Some have already made the jump.  One is Extrutec Ltd, a polymer extrusion manufacturer that re-located from Auckland to Marsden Point three years ago, and which took out the Innovation Award in the 2018 Westpac Northland Business Excellence Awards for its biodegradable twine for the agricultural industry, replacing the need for plastic twine that ends up in landfills.

Reflecting on his move out of Auckland, Extrutec owner Joe Wiid says, “The property market there is just not affordable for a smaller business, or one that wants to grow. Marsden Point is a great location for us, offering not only plenty of industrial land, but at a price that’s reasonable.”

“With all the current expansion, and with Northport being more focussed on container freight, we consider Marsden Point and the port important parts of our future plans for growth, for importing raw materials, manufacturing nearby, and exporting finished product overseas.”  Extrutec currently exports to Australia and the Pacific Islands.

Joe (left)still resides near Auckland and says the commute between his home and the Marsden Point factory takes just over an hour, “That’s no different to what I was doing in Auckland, but now I’m not sitting stuck in traffic.”

It needs to be said, though, that despite the benefits of the PGF, infrastructure developments, and the commitment of large Northland businesses to plan aggressively for growth, there is still work to be done to bring the region up to par.  In addition to enabling applications for urban business to meet the costs of relocation to provincial centres, there are calls to widen the PGF criteria further – or at very least, tailor these to the needs of each region.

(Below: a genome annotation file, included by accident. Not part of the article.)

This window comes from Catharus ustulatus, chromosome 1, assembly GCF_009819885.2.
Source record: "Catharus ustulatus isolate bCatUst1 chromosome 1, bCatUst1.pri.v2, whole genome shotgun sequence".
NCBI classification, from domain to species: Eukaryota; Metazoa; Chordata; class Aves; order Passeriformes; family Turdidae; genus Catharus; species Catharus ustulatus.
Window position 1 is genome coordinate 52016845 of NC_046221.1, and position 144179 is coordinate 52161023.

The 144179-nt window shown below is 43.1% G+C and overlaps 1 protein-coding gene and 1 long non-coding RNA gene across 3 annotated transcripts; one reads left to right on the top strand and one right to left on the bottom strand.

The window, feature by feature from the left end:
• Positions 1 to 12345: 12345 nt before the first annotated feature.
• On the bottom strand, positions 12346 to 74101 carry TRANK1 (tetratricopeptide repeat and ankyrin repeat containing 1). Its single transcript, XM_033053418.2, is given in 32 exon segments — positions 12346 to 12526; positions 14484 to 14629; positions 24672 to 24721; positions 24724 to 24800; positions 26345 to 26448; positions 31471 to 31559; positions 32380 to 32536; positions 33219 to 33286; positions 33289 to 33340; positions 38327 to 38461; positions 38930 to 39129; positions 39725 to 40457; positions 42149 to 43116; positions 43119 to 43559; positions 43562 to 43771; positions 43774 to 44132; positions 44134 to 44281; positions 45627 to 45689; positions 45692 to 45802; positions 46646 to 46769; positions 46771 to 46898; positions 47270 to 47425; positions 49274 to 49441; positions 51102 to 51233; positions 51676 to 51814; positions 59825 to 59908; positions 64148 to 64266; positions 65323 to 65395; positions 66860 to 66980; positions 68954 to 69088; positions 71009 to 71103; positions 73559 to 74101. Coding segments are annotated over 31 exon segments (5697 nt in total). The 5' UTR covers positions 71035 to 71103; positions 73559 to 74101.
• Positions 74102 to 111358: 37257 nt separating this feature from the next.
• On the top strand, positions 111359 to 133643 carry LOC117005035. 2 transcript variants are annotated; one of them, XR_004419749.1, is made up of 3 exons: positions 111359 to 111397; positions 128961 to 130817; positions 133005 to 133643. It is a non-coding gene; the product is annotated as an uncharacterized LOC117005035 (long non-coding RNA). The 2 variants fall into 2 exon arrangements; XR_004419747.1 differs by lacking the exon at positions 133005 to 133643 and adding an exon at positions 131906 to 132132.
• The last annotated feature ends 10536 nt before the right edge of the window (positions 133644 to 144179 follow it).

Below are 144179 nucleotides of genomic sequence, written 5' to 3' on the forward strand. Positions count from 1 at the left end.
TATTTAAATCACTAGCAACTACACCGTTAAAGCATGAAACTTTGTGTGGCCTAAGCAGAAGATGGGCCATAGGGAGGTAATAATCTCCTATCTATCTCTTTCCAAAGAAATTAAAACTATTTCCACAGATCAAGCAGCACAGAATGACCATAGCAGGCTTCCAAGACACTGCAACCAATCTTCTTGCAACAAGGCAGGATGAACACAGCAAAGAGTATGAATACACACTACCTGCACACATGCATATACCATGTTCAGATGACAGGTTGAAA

Joe and Ben agree that a skills shortage amongst the Northland’s younger generation needs to be addressed.  Says Joe, “The Government could be doing more to encourage technical learning within the region.  Growing young people’s skills and ensuring they have jobs here, keeps them here.  At the moment we have a brain drain because youth are leaving to be educated, and don’t come back.”

Ben, too, would like to see greater availability of cadetships and apprenticeships.  “We need to start nurturing a bigger ecosystem of established, experienced companies who take on school leavers and help build the next generation of innovators.”

And Joe thinks the Government’s emphasis on high-tech business and the primary industries shouldn’t be at the expense of SMEs in manufacturing.  “NZ manufacturing has huge potential to deliver economic benefits given the right Government support – like accelerating depreciation on specialist equipment, funding support for lease costs, and facilitating collaboration between manufacturing and academia.”

Councillor Bain acknowledges there is still room for improvement.  “But the PGF, the abundance of industrial land, and local enthusiasm for growth, means Northland is emerging as a viable alternative.  There are agencies available to help – the Chamber of Commerce, Northland Inc, for example – ready to help ease the introduction of new business.  The wise people will be the early adopters!”